Meet a Member: Barb Bierman Batie

The Nebraska governor is a smart man who recently appointed Barb Batie to the Nebraska Sesquicentennial Commission to oversee the planning for and carry out activities and celebrations to be associated with the 150th anniversary of statehood.  She is also an avid Nebraska football fan. When my Idaho State University Bengals played the Nebraska Cornhuskers during the NFPW Conference in Arizona her team won and the NFPW Education Fund benefitted from wagers supporting both teams. Barb is also a great ambassador for Nebraska and NFPW. She is talented, a hard worker and a fun person to be around. Meet my unique and unbelievable friend, Barb Batie.

Name: Barb Bierman Batie

Photographing the arches in Arches National Park has been on Barb Batie's Bucket List for years. She crossed that item off the morning of Jan. 24 . In the background are the North and South Windows

Photographing the arches in Arches National Park has been on Barb Batie’s Bucket List for years. She crossed that item off earlier this year. In the background are the North and South Windows

City and State: Lexington, Nebraska

Affiliate and any leadership positions: Nebraska Affiliate, currently the Communicator of Achievement program chair, just finished four years as the scholarship chair. I’ve held every elective office on the state level, including serving as state president.

Years a member of NFPW: Member since 1982, so 33 years

Tell us a little about you.

My friends call me a “Woman of Many Hats,” and I guess they have that right. I am a farm wife, and have been married to my husband, Don, for 30 years this coming May. We raise corn, soybeans and alfalfa and I keep a flock of about 40-50 hens, selling farm fresh eggs to people in town. We are the parents of two daughters, Juliana and Cicely. Juliana turns 25 in March and was married Oct. 4, 2014, to Douglas Loudon.  They currently live and work in North Dakota, but we are hoping this summer they will be able to move back to Nebraska. Cicely turns 22 in March and is a senior at Nebraska Wesleyan University, where she is completing work on a double major in German and Global Studies. For many years I worked for area weekly and daily newspapers. Two years ago I accepted a position as marketing director of the Nebraska Rural Radio Foundation and in this part-time job I spread the word about the foundation’s scholarships for non-traditional students and organize and conduct their annual fundraiser for 200-300 guests.  I continue to hone my writing and photography skills by doing freelance work for state, regional and national farm magazines.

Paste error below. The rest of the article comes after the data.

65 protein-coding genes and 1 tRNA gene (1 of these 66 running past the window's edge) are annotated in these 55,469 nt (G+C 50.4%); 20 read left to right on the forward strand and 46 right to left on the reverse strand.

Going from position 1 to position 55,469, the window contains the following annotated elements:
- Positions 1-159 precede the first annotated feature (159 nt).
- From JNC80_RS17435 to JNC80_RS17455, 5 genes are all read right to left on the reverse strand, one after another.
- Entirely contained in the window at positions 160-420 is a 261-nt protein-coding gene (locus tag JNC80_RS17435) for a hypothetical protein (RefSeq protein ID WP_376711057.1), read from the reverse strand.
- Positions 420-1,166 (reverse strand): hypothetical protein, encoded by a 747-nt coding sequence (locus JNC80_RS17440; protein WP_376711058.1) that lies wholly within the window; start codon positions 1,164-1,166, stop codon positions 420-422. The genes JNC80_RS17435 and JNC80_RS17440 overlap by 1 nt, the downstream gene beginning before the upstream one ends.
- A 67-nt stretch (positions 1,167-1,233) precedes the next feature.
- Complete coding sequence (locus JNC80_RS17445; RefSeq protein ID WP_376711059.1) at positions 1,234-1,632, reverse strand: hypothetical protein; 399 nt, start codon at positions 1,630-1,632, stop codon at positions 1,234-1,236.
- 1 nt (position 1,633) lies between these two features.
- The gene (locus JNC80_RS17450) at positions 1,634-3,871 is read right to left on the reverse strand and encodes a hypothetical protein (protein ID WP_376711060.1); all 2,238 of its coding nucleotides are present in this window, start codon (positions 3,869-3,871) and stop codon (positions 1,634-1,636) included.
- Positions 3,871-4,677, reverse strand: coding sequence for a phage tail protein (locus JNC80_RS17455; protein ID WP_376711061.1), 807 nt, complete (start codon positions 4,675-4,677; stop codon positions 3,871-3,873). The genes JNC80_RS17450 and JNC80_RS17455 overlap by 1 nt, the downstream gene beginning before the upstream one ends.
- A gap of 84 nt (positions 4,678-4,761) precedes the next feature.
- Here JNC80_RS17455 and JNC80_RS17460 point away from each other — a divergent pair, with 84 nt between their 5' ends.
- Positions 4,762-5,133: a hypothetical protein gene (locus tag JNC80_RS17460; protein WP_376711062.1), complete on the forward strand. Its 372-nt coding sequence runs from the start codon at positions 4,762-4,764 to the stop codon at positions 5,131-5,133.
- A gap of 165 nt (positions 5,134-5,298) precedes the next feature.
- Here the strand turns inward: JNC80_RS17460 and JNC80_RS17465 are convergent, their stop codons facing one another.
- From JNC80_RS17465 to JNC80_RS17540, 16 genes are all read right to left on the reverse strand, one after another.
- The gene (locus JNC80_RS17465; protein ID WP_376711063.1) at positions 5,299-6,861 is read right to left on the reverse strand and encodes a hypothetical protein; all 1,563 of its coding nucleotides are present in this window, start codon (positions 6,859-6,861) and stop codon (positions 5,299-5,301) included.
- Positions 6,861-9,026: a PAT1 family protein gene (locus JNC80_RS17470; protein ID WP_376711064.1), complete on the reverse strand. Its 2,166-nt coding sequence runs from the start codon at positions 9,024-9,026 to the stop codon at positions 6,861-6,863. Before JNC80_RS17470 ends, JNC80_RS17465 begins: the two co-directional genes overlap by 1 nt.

Barb and her husband Don toasting  their 30 year anniversary during a wine tasting visit to  Fallbrook Winery in San Diego County, California.

Barb and her husband, Don, toasting their 30 year anniversary during a wine tasting visit to Fallbrook Winery in San Diego County, California.

In addition to my activities in Nebraska Press Women, I am active in our church, one of my specialties is cooking meals for 40-50 people each Wednesday night during the school year for Christian Family Night. I’m on the boards of several community organizations, including our local theater group, county leadership group and so forth. I’m a 4-H leader and my husband and I are active in both our county and state Farm Bureau. On a state level I serve on the executive committee of the University of Nebraska Women’s Leadership Network and the Nebraska Environmental Trust board of directors, which administers grants for environmental purposes that are funded through the Nebraska Lottery. My most recent appointment was to the Nebraska Sesquicentennial Commission, which will oversee the planning for and carry out activities and celebrations to be associated with Nebraska’s 150th anniversary of statehood in 2017.